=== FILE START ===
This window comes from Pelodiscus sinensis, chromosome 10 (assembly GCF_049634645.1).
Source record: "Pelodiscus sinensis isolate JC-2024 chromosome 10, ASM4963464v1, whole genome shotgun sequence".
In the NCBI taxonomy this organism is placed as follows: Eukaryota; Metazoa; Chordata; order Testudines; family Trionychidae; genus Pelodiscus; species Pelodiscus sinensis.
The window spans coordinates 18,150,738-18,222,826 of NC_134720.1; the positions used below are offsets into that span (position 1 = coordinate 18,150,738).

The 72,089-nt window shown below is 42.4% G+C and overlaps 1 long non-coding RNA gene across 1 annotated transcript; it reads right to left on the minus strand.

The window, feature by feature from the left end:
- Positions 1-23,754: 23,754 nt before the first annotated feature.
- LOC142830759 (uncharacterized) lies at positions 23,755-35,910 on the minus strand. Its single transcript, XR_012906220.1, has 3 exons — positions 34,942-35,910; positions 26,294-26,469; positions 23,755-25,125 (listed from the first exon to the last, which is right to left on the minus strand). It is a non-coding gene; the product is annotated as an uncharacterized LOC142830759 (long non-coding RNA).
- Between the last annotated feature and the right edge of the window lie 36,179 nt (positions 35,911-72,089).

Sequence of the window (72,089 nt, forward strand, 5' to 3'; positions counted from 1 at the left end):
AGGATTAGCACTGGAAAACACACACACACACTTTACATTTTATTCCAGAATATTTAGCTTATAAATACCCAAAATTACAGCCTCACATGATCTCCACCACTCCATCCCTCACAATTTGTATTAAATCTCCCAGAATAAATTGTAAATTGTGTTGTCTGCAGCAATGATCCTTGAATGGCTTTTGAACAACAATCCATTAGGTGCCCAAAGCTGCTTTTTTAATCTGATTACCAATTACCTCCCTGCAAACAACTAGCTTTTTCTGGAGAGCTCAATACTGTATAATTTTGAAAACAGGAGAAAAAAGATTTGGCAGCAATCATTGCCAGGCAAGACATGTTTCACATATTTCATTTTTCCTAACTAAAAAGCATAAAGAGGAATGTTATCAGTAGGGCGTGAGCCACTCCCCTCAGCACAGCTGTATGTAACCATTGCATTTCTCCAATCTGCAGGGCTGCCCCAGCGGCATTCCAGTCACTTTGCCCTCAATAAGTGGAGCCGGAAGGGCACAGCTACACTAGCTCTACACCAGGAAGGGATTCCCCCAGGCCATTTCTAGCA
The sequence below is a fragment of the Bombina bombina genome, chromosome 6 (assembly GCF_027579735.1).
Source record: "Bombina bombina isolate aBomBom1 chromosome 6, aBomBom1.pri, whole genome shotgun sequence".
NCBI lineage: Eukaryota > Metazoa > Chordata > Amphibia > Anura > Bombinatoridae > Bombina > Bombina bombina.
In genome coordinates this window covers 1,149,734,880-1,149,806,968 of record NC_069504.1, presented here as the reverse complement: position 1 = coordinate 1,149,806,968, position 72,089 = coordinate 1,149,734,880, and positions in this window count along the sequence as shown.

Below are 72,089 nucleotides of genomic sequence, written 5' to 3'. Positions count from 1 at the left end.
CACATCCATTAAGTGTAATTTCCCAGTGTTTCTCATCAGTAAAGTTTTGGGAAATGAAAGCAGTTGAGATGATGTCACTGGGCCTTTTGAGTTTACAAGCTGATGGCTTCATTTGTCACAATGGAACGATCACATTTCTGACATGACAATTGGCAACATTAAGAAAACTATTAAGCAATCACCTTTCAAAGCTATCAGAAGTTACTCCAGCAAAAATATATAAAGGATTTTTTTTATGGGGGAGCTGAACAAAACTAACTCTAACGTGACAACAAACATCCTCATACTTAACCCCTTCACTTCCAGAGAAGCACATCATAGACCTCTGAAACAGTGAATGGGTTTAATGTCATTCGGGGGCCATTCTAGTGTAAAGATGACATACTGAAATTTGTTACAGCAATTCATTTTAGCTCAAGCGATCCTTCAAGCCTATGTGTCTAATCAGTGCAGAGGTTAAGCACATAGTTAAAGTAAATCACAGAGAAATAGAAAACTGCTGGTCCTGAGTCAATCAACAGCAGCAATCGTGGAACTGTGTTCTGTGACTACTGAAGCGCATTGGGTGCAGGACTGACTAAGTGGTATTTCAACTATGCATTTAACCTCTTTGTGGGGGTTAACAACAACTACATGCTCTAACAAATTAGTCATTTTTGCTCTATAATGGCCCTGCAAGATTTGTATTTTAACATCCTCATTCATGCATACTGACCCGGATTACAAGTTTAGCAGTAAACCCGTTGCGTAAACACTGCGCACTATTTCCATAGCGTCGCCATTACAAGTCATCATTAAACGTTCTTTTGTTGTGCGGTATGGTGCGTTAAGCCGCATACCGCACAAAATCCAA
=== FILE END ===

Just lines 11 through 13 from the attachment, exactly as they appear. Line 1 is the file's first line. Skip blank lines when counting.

AGGATTAGCACTGGAAAACACACACACACACTTTACATTTTATTCCAGAATATTTAGCTTATAAATACCCAAAATTACAGCCTCACATGATCTCCACCACTCCATCCCTCACAATTTGTATTAAATCTCCCAGAATAAATTGTAAATTGTGTTGTCTGCAGCAATGATCCTTGAATGGCTTTTGAACAACAATCCATTAGGTGCCCAAAGCTGCTTTTTTAATCTGATTACCAATTACCTCCCTGCAAACAACTAGCTTTTTCTGGAGAGCTCAATACTGTATAATTTTGAAAACAGGAGAAAAAAGATTTGGCAGCAATCATTGCCAGGCAAGACATGTTTCACATATTTCATTTTTCCTAACTAAAAAGCATAAAGAGGAATGTTATCAGTAGGGCGTGAGCCACTCCCCTCAGCACAGCTGTATGTAACCATTGCATTTCTCCAATCTGCAGGGCTGCCCCAGCGGCATTCCAGTCACTTTGCCCTCAATAAGTGGAGCCGGAAGGGCACAGCTACACTAGCTCTACACCAGGAAGGGATTCCCCCAGGCCATTTCTAGCA
The sequence below is a fragment of the Bombina bombina genome, chromosome 6 (assembly GCF_027579735.1).
Source record: "Bombina bombina isolate aBomBom1 chromosome 6, aBomBom1.pri, whole genome shotgun sequence".